We can’t organize Metro’s post-Soviet architecture so simply. From 1992 to 2010, it was all “Luzhkov Style”—named after longtime mayor Yuri Luzhkov. These stations were late-Postmodern and rather silly.
The current mayor Sergei Sobyanin and Metro director Dmitry Gayevenvision a more pragmatic style focused on improving transit efficiency and making construction profitable for their affiliated contractors. The stations that have opened in the last year or two and the ones opening later this year are built in the traditional paradigm, mostly by Metrogiprotrans Institute. But a new approach contains two main aspects: to spend less on architecture and invite more young architects via competitions. They cut costs and add to the positive public image of a new urban policy by doing this, but they lose out on the expertise of older architecture and engineering professionals. Contrary to the Sochi Olympics and World Cup, this architecture has no significant political meaning, except to present a general approach to funding public infrastructure and to “calm down” Moscow’s opposition electorate.
It seems impossible to get the generation that is now between 40 and 55 years old to switch to public transportation.
The Putin-era style started not when he took office in 2000, but in 2010 and through 2014, with a new Moscow mayor taking office and the construction for the Sochi Olympics. A contemporary style was introduced during this period by State contracts, not private developers. For the most part, these designs are pretty neutral—even boring. But on average they show significantly improved technical quality.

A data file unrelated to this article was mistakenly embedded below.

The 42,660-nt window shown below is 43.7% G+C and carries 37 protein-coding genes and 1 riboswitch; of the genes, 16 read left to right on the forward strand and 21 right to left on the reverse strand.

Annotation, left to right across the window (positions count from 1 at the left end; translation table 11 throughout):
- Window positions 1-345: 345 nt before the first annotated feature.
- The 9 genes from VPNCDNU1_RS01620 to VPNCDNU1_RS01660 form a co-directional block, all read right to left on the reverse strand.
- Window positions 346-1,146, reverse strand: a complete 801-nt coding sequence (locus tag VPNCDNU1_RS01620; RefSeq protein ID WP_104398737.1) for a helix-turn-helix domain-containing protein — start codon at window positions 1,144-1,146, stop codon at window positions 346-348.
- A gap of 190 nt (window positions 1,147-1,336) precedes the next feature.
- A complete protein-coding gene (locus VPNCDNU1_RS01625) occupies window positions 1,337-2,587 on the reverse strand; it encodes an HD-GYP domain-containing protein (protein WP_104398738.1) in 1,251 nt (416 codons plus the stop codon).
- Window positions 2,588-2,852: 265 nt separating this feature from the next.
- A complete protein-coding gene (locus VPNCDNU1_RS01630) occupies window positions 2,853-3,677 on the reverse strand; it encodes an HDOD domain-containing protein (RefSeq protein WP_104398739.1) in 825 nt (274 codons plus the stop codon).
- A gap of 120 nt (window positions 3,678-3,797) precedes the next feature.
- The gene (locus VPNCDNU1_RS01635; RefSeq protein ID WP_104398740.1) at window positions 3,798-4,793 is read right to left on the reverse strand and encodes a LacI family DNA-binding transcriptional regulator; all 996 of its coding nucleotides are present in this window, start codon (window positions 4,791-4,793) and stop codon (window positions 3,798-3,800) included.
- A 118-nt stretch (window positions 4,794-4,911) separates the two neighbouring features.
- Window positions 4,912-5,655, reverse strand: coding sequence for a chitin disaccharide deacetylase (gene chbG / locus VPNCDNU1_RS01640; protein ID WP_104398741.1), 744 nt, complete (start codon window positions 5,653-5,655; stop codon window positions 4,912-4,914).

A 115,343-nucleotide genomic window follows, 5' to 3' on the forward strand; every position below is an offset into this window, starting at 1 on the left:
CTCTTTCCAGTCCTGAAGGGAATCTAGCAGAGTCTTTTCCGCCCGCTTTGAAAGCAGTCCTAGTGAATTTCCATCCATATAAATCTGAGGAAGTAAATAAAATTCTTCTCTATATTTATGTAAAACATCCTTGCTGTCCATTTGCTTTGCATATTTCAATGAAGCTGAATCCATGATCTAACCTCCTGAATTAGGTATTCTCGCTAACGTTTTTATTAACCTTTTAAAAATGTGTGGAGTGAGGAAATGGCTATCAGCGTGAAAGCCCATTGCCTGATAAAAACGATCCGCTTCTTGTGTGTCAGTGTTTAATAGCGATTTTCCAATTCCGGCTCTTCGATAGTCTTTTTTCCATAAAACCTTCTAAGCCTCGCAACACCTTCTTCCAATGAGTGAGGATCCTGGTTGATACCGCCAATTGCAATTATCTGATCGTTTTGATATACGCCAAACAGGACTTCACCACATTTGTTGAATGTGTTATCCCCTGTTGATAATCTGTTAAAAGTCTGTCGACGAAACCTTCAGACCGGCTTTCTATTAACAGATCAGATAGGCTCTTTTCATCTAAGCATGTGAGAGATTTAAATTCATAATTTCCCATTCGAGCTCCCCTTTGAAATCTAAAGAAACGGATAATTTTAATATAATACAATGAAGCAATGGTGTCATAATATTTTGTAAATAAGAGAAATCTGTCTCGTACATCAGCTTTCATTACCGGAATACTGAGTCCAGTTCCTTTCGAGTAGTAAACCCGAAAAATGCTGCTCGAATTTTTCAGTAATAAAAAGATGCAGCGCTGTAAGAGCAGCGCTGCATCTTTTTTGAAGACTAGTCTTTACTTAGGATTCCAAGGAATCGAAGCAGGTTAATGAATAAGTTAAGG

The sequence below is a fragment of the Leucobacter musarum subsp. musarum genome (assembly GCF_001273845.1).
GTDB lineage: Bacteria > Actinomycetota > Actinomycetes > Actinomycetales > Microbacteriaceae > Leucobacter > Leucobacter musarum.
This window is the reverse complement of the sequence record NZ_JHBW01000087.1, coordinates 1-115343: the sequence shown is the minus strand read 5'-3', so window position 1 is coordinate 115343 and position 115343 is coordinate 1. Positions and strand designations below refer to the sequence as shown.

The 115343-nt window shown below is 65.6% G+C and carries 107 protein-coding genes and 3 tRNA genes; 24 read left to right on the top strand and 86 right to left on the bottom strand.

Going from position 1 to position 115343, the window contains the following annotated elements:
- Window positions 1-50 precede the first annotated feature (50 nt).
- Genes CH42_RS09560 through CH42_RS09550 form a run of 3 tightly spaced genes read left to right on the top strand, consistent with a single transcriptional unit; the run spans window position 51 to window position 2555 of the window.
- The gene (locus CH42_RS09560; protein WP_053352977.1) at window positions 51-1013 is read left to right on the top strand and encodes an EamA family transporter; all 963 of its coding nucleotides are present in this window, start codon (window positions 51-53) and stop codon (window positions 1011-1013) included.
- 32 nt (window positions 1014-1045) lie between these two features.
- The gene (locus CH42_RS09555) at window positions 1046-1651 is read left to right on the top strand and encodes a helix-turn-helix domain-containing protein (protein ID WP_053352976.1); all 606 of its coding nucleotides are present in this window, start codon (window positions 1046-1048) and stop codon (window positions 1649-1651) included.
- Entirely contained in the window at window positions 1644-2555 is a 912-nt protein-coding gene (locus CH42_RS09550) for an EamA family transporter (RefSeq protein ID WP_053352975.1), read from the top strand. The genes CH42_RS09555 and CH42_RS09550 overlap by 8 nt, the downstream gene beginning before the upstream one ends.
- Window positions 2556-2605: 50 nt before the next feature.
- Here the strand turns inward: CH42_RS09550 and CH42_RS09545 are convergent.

How much of the attention to Metro design and planning is for convincing wealthier people to ditch their cars?
Personal car usage became such a strong marker of social success in the 1990s and 2000s in Moscow and the city [is known for its]many, many Maybachs and Porsches. It seems impossible to get the generation that is now between 40 and 55 years old to switch to public transportation.
Who are some of the younger architecture firms behind these new stations?
Some of the younger offices that won recent competitions specialize in above-ground projects like shopping malls and apartment towers but I can’t say these works are distinct. The same goes for Russia’s new airports, a few of which were built in time for the World Cup. We’re seeing a slow decline in Soviet-origin institutions and the rise of new architecture firms.
What does Metro and its architecture symbolize to the typical Muscovite today, and how has that meaning changed over the years?
For today’s typical Metro user, the modern stations prevail as the standard image of the system. But except for few recent ones made with monumental mosaics or clever forms, these stations aren’t perceived as architecture at all. The historical stations, however, still play a very special role in the city’s image, like its Stalin-era skyscrapers and pre-Revolution tenements, churches, and mansions.